The story of the Nutcracker with a twist by local dance theater


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The Huntington Dance Theater present “The Huntington Nutcracker” Dec. 8, 9 and 10 at the Joan C. Edwards Playhouse.

The typical Victorian era story gets flipped into the 1950s in downtown Huntington in the Anderson-Newcomb Department Store. which now is recognized as the Visual Arts Center. The set designers got pictures of the old department store and based the set design on how the building used to look in the 1950s.

The Huntington Dance Theater is the oldest and largest performing dance company in the area. They premiered “The Nutcracker” in 1981, and it has been performed annually by the group since. This version of “The Huntington Nutcracker” started three years ago.

Although the Huntington Dance Theater is performing the show, the School of Theater is playing host to the group and providing the technical support, according to Kincaid.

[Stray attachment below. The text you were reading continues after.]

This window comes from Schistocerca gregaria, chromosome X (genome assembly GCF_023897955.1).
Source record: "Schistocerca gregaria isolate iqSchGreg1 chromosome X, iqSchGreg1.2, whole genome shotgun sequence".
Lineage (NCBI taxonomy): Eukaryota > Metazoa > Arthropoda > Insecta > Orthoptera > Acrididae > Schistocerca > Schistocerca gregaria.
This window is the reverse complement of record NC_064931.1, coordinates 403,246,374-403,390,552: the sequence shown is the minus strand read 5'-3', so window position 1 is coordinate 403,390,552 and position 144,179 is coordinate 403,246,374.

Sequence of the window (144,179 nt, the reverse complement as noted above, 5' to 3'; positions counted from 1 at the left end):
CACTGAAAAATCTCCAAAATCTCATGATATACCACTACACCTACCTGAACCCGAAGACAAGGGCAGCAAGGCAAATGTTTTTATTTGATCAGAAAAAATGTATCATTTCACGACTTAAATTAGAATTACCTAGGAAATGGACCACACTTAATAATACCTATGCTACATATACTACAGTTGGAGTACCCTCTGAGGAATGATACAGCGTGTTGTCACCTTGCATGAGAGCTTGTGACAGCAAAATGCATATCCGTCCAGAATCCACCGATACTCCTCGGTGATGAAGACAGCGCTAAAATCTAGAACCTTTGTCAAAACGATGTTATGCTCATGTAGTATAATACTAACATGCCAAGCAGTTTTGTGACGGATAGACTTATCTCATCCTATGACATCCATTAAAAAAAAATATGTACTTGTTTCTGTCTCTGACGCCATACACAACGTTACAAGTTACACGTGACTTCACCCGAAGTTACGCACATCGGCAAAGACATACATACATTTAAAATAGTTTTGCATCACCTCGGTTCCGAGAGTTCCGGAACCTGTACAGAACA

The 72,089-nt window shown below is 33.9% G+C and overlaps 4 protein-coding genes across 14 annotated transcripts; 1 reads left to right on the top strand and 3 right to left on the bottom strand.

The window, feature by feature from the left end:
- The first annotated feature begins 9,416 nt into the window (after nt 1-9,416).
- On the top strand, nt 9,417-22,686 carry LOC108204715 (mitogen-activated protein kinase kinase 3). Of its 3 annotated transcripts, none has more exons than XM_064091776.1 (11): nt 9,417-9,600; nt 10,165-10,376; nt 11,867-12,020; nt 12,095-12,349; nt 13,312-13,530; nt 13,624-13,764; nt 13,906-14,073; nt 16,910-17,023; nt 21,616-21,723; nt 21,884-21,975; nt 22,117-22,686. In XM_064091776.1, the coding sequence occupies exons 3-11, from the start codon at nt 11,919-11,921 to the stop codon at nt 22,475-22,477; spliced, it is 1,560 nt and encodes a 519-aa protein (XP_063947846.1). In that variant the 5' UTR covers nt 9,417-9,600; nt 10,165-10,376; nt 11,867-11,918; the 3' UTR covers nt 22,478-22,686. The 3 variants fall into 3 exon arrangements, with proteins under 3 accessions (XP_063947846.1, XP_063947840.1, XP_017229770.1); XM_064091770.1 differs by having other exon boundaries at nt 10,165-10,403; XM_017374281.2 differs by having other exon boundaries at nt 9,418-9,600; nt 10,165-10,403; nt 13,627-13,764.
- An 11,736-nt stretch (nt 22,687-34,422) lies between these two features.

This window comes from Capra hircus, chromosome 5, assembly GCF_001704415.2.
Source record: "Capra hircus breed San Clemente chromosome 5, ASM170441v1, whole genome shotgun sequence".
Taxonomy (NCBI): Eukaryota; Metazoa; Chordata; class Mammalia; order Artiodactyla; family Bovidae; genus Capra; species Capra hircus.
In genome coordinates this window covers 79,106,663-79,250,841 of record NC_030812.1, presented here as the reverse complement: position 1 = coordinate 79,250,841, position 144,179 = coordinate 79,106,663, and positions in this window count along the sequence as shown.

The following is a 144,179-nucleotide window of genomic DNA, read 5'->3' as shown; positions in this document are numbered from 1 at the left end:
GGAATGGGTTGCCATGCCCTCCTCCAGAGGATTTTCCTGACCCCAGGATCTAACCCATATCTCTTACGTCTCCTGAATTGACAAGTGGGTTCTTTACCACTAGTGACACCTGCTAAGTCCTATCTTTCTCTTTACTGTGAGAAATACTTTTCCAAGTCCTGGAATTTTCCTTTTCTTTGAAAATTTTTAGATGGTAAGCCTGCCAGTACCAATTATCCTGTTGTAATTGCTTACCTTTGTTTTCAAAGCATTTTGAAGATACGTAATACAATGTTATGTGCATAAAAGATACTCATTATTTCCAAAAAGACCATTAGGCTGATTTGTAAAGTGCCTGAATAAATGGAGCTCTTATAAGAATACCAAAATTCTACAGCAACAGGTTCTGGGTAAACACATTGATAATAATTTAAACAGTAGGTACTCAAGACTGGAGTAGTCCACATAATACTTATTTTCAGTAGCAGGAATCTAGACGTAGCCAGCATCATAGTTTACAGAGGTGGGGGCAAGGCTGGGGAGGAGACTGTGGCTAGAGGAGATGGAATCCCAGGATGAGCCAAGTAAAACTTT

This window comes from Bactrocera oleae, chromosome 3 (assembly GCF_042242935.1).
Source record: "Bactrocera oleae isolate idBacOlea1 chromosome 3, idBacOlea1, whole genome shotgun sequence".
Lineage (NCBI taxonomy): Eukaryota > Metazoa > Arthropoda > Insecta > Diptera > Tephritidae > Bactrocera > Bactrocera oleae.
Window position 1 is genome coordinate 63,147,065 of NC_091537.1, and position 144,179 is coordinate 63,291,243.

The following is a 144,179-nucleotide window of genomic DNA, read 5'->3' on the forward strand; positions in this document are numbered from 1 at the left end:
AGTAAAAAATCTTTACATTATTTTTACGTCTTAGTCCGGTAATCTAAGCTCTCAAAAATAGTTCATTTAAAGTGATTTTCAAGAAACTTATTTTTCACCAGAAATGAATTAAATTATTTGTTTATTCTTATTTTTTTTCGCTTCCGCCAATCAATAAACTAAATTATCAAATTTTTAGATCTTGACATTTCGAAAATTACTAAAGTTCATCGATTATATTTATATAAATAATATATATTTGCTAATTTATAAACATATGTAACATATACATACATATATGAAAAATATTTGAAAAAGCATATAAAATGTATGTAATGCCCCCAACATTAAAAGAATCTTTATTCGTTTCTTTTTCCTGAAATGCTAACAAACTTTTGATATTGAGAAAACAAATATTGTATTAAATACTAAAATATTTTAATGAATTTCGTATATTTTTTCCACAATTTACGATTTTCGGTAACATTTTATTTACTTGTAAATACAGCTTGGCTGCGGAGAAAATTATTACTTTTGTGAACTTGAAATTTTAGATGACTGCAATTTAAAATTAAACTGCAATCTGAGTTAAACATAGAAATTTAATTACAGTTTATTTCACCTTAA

Box Office Director Sam Kincaid said the age range of performers is “around four or five years old until 50s or 60s.”

“They are people in this company who have been doing it since they were teenagers, and now, they probably have kids doing it with them,” Kincaid said.

Kincaid said the Nutcracker, and now “The Huntington Nutcracker,” has become a holiday tradition for the whole family to enjoy.

Deborah Novak was the brain behind this story. Kincaid said Novak is the daughter of one of the founders of the university theater, Elaine Adams Novak. Deborah Novak is best known for her documentary “Ashes to Glory,” which follows the 1970 Marshall football plane crash and rebuilding of the program.

The show begins Dec. 8 and 9 at 8 p.m. and a Sunday matinee at noon in the Joan C. Edwards Playhouse. Students can buy a ticket for $15 with a valid I.D.

Buffy Six can be contacted at [email protected]

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